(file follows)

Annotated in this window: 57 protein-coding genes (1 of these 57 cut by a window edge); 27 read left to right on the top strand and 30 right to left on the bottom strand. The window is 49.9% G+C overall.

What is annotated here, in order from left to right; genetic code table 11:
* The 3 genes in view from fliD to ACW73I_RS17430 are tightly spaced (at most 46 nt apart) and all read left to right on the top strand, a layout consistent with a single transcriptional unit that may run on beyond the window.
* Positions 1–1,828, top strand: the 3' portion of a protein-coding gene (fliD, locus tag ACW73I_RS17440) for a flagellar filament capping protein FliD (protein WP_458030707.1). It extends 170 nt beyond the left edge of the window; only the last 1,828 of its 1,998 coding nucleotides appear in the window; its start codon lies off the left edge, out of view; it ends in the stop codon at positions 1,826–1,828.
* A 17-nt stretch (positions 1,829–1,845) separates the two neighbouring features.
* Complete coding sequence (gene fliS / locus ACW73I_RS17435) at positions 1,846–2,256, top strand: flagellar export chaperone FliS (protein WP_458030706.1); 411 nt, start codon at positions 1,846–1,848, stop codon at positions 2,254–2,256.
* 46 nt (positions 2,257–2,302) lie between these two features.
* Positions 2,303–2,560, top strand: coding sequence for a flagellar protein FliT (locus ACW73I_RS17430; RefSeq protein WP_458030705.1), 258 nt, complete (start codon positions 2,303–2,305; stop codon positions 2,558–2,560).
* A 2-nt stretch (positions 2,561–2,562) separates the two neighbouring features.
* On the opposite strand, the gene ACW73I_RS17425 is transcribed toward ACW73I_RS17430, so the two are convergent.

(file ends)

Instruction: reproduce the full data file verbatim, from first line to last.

Annotated in this window: 57 protein-coding genes (1 of these 57 cut by a window edge); 27 read left to right on the top strand and 30 right to left on the bottom strand. The window is 49.9% G+C overall.

What is annotated here, in order from left to right; genetic code table 11:
* The 3 genes in view from fliD to ACW73I_RS17430 are tightly spaced (at most 46 nt apart) and all read left to right on the top strand, a layout consistent with a single transcriptional unit that may run on beyond the window.
* Positions 1–1,828, top strand: the 3' portion of a protein-coding gene (fliD, locus tag ACW73I_RS17440) for a flagellar filament capping protein FliD (protein WP_458030707.1). It extends 170 nt beyond the left edge of the window; only the last 1,828 of its 1,998 coding nucleotides appear in the window; its start codon lies off the left edge, out of view; it ends in the stop codon at positions 1,826–1,828.
* A 17-nt stretch (positions 1,829–1,845) separates the two neighbouring features.
* Complete coding sequence (gene fliS / locus ACW73I_RS17435) at positions 1,846–2,256, top strand: flagellar export chaperone FliS (protein WP_458030706.1); 411 nt, start codon at positions 1,846–1,848, stop codon at positions 2,254–2,256.
* 46 nt (positions 2,257–2,302) lie between these two features.
* Positions 2,303–2,560, top strand: coding sequence for a flagellar protein FliT (locus ACW73I_RS17430; RefSeq protein WP_458030705.1), 258 nt, complete (start codon positions 2,303–2,305; stop codon positions 2,558–2,560).
* A 2-nt stretch (positions 2,561–2,562) separates the two neighbouring features.
* On the opposite strand, the gene ACW73I_RS17425 is transcribed toward ACW73I_RS17430, so the two are convergent.